If you want to know something about selective outrage, consider this week’s shooting at the conservative Family Research Council.

The shooting took place Wednesday when Floyd Corkins allegedly shot a security guard who prevented him from entering the offices. Quite likely Leo Johnson, the guard, who suffered serious but not life-threatening wounds, stood between a shooter and further carnage.

According to an affidavit from an FBI officer, who is investigating the case, the suspect was carrying a bag of sandwiches from Chick-fil-A, the fast foods restaurant that has become an object of hatred in some quarters because its owner said publicly that he believes in traditional marriage.

According to the affidavit, as reported by ABC News, the shooter said, “I don’t like your politics.” The suspect reportedly had 50 rounds of ammunition. The affidavit continues:

“Corkins’ parents informed the FBI Special Agents that Corkins has strong opinions with respect to those he believes do not treat homosexuals in a fair manner,” says the affidavit.

Corkins, who graduated from George Mason University in Virginia with a master’s degree in education and human development in 2006, had recently been volunteering at The D.C. Center for the LGBT Community, a community center for lesbian, gay, bisexual and transgender people in Washington.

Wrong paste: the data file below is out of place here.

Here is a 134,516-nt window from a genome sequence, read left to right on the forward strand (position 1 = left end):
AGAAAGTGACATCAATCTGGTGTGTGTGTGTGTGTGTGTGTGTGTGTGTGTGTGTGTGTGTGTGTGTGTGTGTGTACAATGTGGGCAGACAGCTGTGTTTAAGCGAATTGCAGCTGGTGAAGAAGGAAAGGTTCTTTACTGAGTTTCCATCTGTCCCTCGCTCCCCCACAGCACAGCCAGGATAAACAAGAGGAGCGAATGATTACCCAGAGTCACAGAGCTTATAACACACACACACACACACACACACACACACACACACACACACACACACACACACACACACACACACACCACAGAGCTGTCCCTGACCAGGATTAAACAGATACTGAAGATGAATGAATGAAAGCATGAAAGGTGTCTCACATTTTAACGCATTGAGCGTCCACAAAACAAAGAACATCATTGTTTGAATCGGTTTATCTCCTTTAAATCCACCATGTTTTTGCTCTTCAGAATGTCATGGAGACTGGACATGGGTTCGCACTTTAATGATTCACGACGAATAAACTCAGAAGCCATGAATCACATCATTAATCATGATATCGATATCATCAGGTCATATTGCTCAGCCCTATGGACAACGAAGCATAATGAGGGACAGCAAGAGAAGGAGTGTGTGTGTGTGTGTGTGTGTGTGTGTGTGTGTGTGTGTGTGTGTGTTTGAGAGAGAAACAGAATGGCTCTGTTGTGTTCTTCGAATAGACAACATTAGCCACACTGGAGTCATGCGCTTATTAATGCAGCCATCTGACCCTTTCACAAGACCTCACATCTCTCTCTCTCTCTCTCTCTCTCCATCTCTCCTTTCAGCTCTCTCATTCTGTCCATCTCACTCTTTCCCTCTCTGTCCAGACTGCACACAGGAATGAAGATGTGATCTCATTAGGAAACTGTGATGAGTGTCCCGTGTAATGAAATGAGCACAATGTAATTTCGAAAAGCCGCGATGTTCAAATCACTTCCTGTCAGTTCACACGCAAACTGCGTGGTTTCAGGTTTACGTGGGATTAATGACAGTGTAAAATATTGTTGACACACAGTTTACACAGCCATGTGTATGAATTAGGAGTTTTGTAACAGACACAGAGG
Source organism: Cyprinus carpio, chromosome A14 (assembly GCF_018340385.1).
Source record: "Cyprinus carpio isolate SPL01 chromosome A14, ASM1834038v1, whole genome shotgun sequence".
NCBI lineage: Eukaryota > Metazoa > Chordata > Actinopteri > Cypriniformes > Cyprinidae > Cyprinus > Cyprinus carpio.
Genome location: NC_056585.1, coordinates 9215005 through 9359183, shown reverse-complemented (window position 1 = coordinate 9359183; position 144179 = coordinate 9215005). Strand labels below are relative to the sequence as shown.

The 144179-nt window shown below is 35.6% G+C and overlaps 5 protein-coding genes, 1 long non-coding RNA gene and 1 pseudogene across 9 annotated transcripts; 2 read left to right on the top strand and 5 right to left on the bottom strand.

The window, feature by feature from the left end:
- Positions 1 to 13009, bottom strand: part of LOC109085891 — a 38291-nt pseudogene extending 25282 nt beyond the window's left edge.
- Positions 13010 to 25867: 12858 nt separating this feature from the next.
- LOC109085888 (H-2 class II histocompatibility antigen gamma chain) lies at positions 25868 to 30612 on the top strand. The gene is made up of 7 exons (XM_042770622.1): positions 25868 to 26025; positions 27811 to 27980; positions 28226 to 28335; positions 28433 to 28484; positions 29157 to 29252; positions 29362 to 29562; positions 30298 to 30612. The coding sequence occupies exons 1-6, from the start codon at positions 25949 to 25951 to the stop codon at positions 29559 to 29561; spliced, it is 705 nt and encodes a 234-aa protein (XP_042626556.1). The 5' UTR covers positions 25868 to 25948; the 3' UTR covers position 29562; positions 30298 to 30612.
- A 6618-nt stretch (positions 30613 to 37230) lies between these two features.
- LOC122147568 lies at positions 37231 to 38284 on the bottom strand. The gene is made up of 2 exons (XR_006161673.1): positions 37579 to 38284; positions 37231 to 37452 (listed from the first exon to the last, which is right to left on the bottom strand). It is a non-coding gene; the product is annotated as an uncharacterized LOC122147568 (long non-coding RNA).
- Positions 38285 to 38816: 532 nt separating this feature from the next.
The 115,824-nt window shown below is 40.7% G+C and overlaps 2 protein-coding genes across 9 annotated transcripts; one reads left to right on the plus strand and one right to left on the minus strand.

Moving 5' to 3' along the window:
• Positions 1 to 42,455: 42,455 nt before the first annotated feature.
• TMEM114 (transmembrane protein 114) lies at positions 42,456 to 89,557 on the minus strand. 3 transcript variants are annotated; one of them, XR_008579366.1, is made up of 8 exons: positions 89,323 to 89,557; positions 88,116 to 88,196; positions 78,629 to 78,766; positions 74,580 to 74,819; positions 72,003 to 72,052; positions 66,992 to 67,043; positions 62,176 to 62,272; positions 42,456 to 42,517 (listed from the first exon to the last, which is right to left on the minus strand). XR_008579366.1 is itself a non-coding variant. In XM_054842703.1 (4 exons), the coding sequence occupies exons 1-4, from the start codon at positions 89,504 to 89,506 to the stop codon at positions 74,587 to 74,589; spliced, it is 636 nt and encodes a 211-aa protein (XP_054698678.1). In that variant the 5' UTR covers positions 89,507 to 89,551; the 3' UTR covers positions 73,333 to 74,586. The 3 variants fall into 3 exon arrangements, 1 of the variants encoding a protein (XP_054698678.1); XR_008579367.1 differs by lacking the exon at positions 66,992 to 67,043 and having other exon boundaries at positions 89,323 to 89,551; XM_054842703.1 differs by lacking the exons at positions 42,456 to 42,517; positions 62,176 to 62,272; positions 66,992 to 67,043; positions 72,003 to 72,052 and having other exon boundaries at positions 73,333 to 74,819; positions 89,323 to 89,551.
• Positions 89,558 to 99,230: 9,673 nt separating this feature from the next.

I wish Mr. Corkins has restricted his endeavors to voluneering at the LGBT center. But he got a gun and this is clearly an act of political violence. Can you imagine the coverage that would have resulted if something similar had taken place at a left-leaning organization by somebody with different views? The media would be up in arms. Not so now.

Where are the calls for stricter gun control? Why aren’t we being asked to reflect on what this terrible event means about our national psyche? Has the president called for national “soul searching” in the wake of this shooting? The media is so quiet that nobody has even thought to blame Sarah Palin.

Here is gemlike commentary from Jonah Goldberg:

I’m nearing the end of a vacation, so I’ve stayed out of the Corner for the most part. But tonight after we came back from dinner, my wife said “look at this.” On her iPad was the Washington Post’s homepage. One of the headlines reads:

Police: Suspect disagreed with Family Research Council

“Disagreed”? The suspect shot someone. “Disagreed”!? Why so bombastic? Why not say that the would-be killer “had a different perspective’?

Now, I can’t really complain when authorities or newspapers (not the same thing) err on the side of caution. Nonetheless, I can’t help but be angry when the press exercises caution so selectively. I find it very hard to believe that a similar suspect entering the offices of a more politically correct organization would earn such restraint.

Media criticism is never the most important part of the story. The crime and the victims are the real story. Still, I thought it worth mentioning.

It should be noted that the Southern Poverty Law Center has designated the Family Research Council a “hate group,” but, as far as I can tell, this simply means that the FRC holds positions at variance with those of the SPLC.